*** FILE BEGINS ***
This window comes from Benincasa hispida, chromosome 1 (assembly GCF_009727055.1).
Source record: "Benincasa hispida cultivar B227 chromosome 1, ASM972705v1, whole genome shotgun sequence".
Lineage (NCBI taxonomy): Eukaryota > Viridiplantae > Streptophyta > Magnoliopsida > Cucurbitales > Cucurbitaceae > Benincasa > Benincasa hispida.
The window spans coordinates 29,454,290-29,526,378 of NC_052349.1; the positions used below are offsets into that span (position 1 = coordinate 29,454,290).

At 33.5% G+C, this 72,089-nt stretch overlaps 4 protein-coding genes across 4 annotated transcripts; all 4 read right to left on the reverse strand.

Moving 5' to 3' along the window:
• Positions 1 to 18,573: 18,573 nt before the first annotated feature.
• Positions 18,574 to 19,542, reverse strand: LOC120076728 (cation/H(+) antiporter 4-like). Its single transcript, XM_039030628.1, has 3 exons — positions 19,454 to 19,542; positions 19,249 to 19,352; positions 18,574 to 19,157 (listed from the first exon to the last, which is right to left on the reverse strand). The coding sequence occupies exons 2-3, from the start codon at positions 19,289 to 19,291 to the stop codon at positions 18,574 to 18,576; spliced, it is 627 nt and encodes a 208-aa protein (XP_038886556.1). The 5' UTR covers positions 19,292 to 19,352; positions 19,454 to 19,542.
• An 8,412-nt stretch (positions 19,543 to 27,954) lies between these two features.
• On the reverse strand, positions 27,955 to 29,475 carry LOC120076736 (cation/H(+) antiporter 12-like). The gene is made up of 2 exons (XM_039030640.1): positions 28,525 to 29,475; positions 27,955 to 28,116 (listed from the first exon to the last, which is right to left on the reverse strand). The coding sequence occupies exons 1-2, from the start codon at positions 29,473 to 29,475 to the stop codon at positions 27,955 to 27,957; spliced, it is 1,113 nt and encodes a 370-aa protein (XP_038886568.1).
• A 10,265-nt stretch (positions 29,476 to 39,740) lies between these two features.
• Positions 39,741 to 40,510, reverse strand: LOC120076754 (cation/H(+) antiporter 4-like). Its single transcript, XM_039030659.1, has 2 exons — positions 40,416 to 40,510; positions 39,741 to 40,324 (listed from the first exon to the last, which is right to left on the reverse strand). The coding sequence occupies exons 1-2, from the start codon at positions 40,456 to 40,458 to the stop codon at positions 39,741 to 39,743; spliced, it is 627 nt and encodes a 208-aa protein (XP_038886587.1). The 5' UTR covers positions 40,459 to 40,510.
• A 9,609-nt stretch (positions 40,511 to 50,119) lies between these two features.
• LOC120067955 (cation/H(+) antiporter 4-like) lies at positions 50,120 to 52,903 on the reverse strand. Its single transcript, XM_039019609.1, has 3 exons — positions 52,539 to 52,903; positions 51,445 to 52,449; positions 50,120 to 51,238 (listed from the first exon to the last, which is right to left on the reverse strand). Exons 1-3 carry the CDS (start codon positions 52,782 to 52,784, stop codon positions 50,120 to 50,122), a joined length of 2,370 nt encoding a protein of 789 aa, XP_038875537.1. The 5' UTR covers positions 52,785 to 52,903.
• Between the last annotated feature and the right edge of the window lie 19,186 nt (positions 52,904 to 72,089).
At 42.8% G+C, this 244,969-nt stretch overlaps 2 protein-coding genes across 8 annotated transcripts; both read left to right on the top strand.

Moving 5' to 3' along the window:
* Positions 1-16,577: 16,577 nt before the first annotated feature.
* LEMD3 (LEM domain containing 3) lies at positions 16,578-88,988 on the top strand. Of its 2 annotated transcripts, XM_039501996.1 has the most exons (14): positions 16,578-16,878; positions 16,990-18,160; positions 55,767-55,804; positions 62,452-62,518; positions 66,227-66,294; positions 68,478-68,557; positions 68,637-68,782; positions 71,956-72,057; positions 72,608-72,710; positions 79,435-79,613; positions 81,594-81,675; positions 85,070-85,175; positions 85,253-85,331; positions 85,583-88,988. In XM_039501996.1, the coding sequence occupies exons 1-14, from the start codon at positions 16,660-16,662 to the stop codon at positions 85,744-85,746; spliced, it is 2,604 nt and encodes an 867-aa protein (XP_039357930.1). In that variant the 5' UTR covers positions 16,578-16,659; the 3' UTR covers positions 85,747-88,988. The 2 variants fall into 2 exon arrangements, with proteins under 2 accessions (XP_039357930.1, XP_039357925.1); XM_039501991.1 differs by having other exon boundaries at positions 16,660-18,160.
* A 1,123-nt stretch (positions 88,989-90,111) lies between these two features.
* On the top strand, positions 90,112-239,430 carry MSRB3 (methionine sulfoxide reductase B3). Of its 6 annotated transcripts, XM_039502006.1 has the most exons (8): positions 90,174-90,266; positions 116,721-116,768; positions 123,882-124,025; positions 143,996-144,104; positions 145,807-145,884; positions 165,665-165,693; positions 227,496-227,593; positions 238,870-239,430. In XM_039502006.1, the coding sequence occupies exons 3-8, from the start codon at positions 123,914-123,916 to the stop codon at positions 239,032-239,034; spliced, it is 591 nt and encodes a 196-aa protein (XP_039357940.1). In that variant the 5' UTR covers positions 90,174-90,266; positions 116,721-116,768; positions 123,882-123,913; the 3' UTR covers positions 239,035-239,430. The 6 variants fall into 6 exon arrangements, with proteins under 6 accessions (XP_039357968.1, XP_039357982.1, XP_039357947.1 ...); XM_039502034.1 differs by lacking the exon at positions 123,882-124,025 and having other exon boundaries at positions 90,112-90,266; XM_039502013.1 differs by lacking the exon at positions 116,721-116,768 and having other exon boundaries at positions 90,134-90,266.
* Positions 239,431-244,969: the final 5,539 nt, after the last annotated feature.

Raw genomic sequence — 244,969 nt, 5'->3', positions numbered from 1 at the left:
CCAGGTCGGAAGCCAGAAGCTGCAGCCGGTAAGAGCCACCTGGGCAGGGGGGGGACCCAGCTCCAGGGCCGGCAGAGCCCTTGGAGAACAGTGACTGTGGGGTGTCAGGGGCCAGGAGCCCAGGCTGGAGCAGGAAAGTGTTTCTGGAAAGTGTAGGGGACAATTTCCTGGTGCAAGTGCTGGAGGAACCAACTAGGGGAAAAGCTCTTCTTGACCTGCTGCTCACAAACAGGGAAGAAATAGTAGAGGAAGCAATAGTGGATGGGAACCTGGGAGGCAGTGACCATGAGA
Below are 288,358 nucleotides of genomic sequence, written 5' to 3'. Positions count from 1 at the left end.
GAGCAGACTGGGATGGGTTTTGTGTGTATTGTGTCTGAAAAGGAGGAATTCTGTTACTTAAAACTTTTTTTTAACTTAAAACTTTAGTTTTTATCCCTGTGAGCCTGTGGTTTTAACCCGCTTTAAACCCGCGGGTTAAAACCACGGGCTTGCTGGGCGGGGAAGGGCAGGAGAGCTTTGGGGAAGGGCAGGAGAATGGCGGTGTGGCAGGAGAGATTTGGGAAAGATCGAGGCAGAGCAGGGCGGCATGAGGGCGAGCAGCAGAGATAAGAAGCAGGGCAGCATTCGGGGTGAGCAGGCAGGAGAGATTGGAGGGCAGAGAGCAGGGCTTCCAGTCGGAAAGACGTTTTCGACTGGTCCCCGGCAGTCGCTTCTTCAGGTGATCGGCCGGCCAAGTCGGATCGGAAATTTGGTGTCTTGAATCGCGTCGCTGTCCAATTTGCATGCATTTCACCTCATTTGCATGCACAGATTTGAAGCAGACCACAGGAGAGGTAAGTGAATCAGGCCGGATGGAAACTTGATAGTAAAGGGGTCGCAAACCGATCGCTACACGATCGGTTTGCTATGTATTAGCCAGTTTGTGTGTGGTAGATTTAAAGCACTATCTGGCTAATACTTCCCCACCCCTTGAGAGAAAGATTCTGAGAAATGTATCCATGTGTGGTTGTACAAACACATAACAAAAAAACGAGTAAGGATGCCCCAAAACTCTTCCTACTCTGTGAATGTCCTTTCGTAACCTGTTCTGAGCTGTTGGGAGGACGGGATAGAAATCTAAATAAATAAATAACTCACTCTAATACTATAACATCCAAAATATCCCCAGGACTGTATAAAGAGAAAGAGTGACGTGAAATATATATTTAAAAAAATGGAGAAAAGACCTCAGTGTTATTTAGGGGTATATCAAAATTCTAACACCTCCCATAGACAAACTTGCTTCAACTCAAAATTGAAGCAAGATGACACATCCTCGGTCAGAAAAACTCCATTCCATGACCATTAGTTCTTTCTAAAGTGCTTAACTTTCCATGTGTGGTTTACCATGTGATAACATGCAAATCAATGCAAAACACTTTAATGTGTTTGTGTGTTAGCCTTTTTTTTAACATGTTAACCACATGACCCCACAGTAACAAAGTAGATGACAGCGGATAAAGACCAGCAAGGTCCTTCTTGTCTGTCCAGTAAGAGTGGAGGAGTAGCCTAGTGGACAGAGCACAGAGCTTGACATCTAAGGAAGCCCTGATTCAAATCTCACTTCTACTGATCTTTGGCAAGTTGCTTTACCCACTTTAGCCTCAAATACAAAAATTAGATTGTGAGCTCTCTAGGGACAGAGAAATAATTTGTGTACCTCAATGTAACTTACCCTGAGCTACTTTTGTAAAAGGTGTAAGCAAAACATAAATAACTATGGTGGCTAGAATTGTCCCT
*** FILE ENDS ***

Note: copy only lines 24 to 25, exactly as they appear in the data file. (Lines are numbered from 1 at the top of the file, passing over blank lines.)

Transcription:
CCAGGTCGGAAGCCAGAAGCTGCAGCCGGTAAGAGCCACCTGGGCAGGGGGGGGACCCAGCTCCAGGGCCGGCAGAGCCCTTGGAGAACAGTGACTGTGGGGTGTCAGGGGCCAGGAGCCCAGGCTGGAGCAGGAAAGTGTTTCTGGAAAGTGTAGGGGACAATTTCCTGGTGCAAGTGCTGGAGGAACCAACTAGGGGAAAAGCTCTTCTTGACCTGCTGCTCACAAACAGGGAAGAAATAGTAGAGGAAGCAATAGTGGATGGGAACCTGGGAGGCAGTGACCATGAGA
Below are 288,358 nucleotides of genomic sequence, written 5' to 3'. Positions count from 1 at the left end.